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Left photo summary: Grinnell Glacier taken from below glacier from head of Grinnell Lake (?), photo taken from lantern slide, 1900-01. Photo by F. E. Matthes, photographer. 1900. Photo courtesy of Glacier National Park Archives. Right photo summary: Grinnell Glacier. Glacier National Park, Montana. September 12, 2008. Photo taken by Lisa McKeon, USGS. Photo Point latitude: 48.773599 Photo Point longitude: -113.703133 FYI: lat/longs may be pasted to the search bar in Google Earth to find the location.
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Summary of photo (left): Sexton Glacier and Going-to-the-Sun Mt., 1901-1902. F. E. Matthes, photographer. Courtesy of Glacier National Park Archives. Summary of photo (right): Sexton Glacier. Glacier National Park, Montana. July 22, 1998. Photo taken by Lisa McKeon, USGS. Photo Point latitude: 48.715677 Photo Point longitude: -113.618502 FYI: lat/longs may be pasted to the search bar in Google Earth to find the location.
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A "perched erratic" boulder, left by the ice of the El Portal glaciation, near the head of Little Cottonwood Creek, four miles east of Army Pass. The pedestal is composed of coarse porphyritic granite, the local country rock, and stands 10 inches high. It has been protected from the weather by boulder of durable aplite. The surrounding floor of granite, being unprotected, has been stripped granule by granule to a depth of 10 inches. Pedestals of this sort are as a rule not long-lived and the one shown here probably affords but a partial measure of the total stripping of the rock floor since the second glaciation. Evidence found elsewhere in the High Sierra shows that under similar circumstances the total stripping...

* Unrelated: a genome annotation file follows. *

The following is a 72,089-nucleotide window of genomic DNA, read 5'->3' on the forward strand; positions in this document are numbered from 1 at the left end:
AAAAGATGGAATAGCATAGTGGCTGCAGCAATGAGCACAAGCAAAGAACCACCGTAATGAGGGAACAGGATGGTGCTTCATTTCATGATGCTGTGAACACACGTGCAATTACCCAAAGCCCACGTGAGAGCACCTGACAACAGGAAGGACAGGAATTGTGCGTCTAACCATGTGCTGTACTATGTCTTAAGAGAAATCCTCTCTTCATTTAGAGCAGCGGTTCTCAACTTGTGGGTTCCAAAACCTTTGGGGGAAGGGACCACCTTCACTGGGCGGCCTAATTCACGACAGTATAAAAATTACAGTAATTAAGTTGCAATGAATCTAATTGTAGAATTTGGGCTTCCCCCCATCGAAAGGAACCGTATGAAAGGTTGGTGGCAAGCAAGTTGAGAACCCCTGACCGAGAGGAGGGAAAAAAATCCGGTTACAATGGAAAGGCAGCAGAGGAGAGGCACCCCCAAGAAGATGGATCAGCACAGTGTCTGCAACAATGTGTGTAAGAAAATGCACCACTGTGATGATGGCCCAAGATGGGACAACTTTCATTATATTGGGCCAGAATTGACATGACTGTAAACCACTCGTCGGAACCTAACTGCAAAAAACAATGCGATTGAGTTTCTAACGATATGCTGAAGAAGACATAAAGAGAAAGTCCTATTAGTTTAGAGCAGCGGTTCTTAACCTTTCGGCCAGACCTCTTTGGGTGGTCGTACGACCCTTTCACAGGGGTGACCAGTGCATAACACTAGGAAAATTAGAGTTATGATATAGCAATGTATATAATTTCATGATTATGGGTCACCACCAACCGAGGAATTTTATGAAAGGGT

map background search result map search result map Landslide on the Hutton Ranch, east side of Garcia River Valley.  Mendocino County, California. 1906. Sexton Glacier. Glacier National Park, Montana. 1901. Sexton Glacier. Glacier National Park, Montana. Repeat photography 1901 - 1998. Grinnell Glacier. Glacier National Park, Montana. 1900. Grinnell Glacier. Glacier National Park, Montana. Repeat photography 1900 - 2008. South Swiftcurrent Glacier. Glacier National Park, Montana. 1900. Swiftcurrent Glacier. Glacier National Park, Montana. Repeat photography c. 1900 - 2013. Sexton Glacier. Glacier National Park, Montana. 1901. Sexton Glacier. Glacier National Park, Montana. Repeat photography 1901 - 1998. Grinnell Glacier. Glacier National Park, Montana. 1900. Grinnell Glacier. Glacier National Park, Montana. Repeat photography 1900 - 2008. South Swiftcurrent Glacier. Glacier National Park, Montana. 1900. Swiftcurrent Glacier. Glacier National Park, Montana. Repeat photography c. 1900 - 2013. Landslide on the Hutton Ranch, east side of Garcia River Valley.  Mendocino County, California. 1906.